This post about Chuk Yuan Seafood is one of many posts that are part of the series Jen’s Guide – Best Places to Eat in Hong Kong for Visitors
Hong Kong is known for its excellent seafood. You can get it in many forms – everything from a casual seaside shack cooking fish from the pier to a three-Michelin starred restaurant serving exotic abalone and shark’s fin. You can get good seafood at all price points.
Chuk Yuen Seafood, an old-school Cantonese seafood restaurant that has been around for decades, falls right in the middle. Locals recommend it for its delicious, no-fuss, high quality seafood. The large fish tanks at the entrance display the wide variety of seafood available at the restaurant. There are currently three locations in Hong Kong: Happy Valley, Tsim Sha Tsui, and Sheung Wan.
The casual atmosphere makes it very child-friendly (we had a 4-year old dining with us), and the large tables makes it great for groups. It’s especially fun to come with a bigger party because you can share more of the larger items, which are quite special.
One of my favorites is the Flower Crab steamed in Shaoxing wine. It sounds so simple, but the flavors are divine.
Here’s our waiter showing us the live crab before it is cooked.
The restaurant’s signature dish is a Lobster with Cheese and Butter Sauce. I was very skeptical that I would like this dish (I actually don’t like mac & cheese and I’m not a big fan of rich and creamy sauces in general).
I was pleasantly surprised! This dish is unexpectedly really good. Perhaps they add some wine, or maybe the lobster somehow cuts the richness (??!!) so that the overall sauce doesn’t overwhelm the palate. I have no idea how they do it, but this dish works and it’s quite good. Bryan was shocked when he saw me go back for seconds. I can totally see why it’s a signature dish.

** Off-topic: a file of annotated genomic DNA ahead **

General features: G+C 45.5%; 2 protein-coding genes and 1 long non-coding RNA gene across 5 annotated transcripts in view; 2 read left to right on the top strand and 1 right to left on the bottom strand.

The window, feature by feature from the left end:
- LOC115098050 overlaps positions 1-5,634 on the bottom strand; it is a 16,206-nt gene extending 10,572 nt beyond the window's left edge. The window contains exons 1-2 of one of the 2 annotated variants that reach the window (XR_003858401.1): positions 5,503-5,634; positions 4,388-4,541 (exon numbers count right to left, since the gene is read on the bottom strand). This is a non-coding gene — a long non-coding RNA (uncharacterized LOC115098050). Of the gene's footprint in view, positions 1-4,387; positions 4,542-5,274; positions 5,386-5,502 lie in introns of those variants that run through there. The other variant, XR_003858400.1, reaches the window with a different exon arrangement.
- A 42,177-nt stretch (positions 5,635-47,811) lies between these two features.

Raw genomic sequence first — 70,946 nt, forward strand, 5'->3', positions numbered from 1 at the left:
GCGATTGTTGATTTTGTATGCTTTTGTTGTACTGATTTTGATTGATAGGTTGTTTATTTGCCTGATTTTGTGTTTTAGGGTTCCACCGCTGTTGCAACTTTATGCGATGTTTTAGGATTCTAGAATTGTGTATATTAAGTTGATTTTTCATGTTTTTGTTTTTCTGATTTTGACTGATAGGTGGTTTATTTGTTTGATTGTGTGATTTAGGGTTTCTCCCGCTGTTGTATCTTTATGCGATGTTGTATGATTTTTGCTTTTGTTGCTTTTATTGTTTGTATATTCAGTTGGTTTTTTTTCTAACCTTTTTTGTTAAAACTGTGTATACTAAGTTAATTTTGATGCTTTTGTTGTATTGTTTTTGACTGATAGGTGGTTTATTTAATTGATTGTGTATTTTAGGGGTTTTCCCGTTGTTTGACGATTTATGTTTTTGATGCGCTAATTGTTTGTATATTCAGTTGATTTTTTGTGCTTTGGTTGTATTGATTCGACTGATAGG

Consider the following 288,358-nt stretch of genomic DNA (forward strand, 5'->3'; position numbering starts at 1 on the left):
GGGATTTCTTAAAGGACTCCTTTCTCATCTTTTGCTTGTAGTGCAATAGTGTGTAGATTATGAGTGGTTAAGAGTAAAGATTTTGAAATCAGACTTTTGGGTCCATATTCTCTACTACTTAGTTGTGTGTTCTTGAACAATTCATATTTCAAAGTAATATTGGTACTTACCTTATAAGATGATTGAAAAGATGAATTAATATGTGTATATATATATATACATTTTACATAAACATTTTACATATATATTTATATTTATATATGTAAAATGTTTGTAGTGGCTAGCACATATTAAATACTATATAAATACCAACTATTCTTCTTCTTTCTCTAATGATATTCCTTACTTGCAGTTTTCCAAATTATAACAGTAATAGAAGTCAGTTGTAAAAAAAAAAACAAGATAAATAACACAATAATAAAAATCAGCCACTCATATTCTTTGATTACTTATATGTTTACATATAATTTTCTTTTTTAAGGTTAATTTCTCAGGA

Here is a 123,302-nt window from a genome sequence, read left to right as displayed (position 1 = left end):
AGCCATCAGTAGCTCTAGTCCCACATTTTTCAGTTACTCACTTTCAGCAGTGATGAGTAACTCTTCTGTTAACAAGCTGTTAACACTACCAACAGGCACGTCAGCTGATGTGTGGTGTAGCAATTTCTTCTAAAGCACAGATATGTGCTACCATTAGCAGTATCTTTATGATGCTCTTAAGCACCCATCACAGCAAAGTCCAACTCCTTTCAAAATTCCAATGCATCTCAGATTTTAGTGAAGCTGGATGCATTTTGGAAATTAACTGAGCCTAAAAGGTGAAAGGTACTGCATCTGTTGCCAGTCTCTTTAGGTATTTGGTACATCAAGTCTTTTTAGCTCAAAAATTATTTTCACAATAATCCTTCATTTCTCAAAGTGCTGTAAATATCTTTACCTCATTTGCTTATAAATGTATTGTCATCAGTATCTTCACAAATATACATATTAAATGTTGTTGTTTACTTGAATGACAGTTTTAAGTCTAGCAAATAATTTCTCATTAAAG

Razor clams are stir-fried in a spicy bean paste and served in their own shells – delicious!
We always order some token vegetables so that our meal is valanced. The bitter melon with black bean sauce is a solid choice.
Egg drop corn soup is fine. Nothing special, but still tasty.
E-fu noodles came at the end. Honestly, we were pretty full by that point and I’m not sure if we were able to finish it. Still, the noodles were very good and it’s a nice to have some carbohydrates at the end of the meal.
Chuk-Yuen Seafood – Thoughts & Tips
This place is quite popular, so I would definitely recommend making a reservation if you have a large party. If you have enough people, definitely try to order the flower crab in wine sauce and the lobster with cheese sauce. The signatures dishes are great. However, in general I found all of the dishes to be very solid, so you probably can’t go too wrong no matter what you order. I’ve heard its dim sum is quite good, though I’ve never personally tried it.
Hong Kong is a very competitive food market. It says something when a restaurant has such staying power for so many decades. They must be doing something right.
Chuk Yuen Seafood, Happy Valley
G/F, 7-9 Wong Nai Chung Road
Chuk Yuen Seafood, Tsim Shai Tsui
G/F, HK Pacific Centre(South Wing), 28 Hankow Road
Chuk Yuen Seafood, Sheung Wan
G/F, 3 Connaught Road West
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